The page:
How does this former women’s World Cup star scratch her competitive itch these days? Plenty of golf


As the rain hammered down on TPC Scottsdale this week and fans fled to find cover, retired U.S. women’s soccer star Carli Lloyd trudged towards a muddy ravine on No. 5, unperturbed. While other members of her group went on the cart path to avoid the mud, Lloyd and PGA Tour golfer Nick Taylor were the only players who risked ruining their shoes.

Even as the rain threatened to loosen her grip on the club, Lloyd hit a smooth pitch shot that stopped about 10 feet away from the pin. The two-time World Cup winner smiled and passed her wedge to caddie and husband, Brian Hollins.

“Golf is a great way to stay involved in a sport. My husband plays so it’s something we can do together,” Lloyd said before play was suspended at the Annexus Pro-Am of the WM Phoenix Open. “I just want to get to the point where I can comfortably play a round of golf and be good one day.”

Lloyd staying in great shape

While Lloyd has been retired from professional soccer for over two years, her competitive nature and desire to improve have not diminished. In 2023, she was featured on the inaugural season of Fox’s “Special Forces: World’s Toughest Test,” in which 16 recruits were thrust into rigorous training exercises meant to mimic those of the U.S. Special Forces. Lloyd won the challenge, beating out athletes like former NBA star Dwight Howard and former NFL wide receiver Danny Amendola.

While training for golf isn’t exactly the same as training for the special forces, it still comes with its challenges, she said.

“It’s a really hard sport but I’m staying with it,” Lloyd said.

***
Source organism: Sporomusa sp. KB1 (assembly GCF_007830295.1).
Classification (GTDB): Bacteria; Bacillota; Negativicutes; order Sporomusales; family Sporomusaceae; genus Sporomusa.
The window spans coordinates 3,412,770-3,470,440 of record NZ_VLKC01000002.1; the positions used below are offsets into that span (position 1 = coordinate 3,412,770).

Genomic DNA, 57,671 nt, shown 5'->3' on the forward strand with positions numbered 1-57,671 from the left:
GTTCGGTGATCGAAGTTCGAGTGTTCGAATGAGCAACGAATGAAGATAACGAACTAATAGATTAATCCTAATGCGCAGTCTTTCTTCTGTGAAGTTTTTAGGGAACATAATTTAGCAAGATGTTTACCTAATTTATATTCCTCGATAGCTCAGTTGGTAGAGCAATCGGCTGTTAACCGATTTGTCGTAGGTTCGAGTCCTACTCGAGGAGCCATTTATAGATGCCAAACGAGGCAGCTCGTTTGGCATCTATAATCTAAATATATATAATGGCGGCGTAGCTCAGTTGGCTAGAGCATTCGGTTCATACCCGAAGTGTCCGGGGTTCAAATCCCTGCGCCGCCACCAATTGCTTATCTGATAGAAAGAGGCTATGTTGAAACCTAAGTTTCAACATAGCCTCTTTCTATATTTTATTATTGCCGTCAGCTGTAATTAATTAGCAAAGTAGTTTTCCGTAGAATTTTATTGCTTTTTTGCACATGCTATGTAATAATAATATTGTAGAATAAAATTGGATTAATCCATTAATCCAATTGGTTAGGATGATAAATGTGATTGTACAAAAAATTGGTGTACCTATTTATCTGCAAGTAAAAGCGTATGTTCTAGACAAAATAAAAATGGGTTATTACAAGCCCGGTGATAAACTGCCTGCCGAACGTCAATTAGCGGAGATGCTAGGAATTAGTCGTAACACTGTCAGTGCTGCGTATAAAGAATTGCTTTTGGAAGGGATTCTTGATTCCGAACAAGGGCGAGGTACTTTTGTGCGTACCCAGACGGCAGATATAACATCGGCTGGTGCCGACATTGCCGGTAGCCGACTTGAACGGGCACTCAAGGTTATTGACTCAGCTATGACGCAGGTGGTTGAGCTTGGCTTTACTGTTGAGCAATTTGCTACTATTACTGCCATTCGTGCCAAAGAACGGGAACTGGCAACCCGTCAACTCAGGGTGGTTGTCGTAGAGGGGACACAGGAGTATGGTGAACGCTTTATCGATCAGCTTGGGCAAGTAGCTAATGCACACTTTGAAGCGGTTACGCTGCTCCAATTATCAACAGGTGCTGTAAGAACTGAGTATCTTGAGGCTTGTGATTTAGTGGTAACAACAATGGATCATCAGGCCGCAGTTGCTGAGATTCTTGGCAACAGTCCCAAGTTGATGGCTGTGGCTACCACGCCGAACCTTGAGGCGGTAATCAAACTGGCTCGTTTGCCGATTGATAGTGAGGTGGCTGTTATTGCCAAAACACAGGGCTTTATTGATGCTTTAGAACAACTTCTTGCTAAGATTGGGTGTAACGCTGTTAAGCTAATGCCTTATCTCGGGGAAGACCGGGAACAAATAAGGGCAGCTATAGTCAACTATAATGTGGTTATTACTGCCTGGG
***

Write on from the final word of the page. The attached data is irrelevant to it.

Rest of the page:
Hollins, a professional golfer, has been teaching his wife the game and said even in a sport that is relatively new to her, he loves that Lloyd still maintains her fierce attitude.

Carli Lloyd of NJ/NY Gotham FC, is seen as she plays against Racing Louisville FC in the second half during the Gotham FC final at the Red Bull Arena in Harrison on 10/31/21.

Competition on the course, coming soon

“We’re always competitive in everything that we do, whether it’s shooting basketballs or playing golf,” Hollins said. “I obviously can’t beat her in soccer.”

While the two aren’t competing in golf yet, Hollins said that’s coming soon.

Lloyd wasn’t able to reach the famous 16th hole as a part of her round Wednesday, but she got to fully experience the raucous environment when she played here last year.

“Your adrenaline kicks in,” Lloyd said. “The tough thing about golf is that it’s just you and the ball versus when I played soccer in a packed stadium. All eyes are on you.”

Lloyd, who didn’t turn down a single autograph or photo request even after the siren signaled the suspension of play, said while her competitive nature is still there, it has changed since retirement.

“I think my competitive juices are a bit different,” she said. “I’m definitely relaxed a bit more and trying to enjoy life.”

Everett Munez is a graduate student at Northwestern’s Medill School of Journalism. This story originally ran in the Arizona Republic, part of the USA Today Network.



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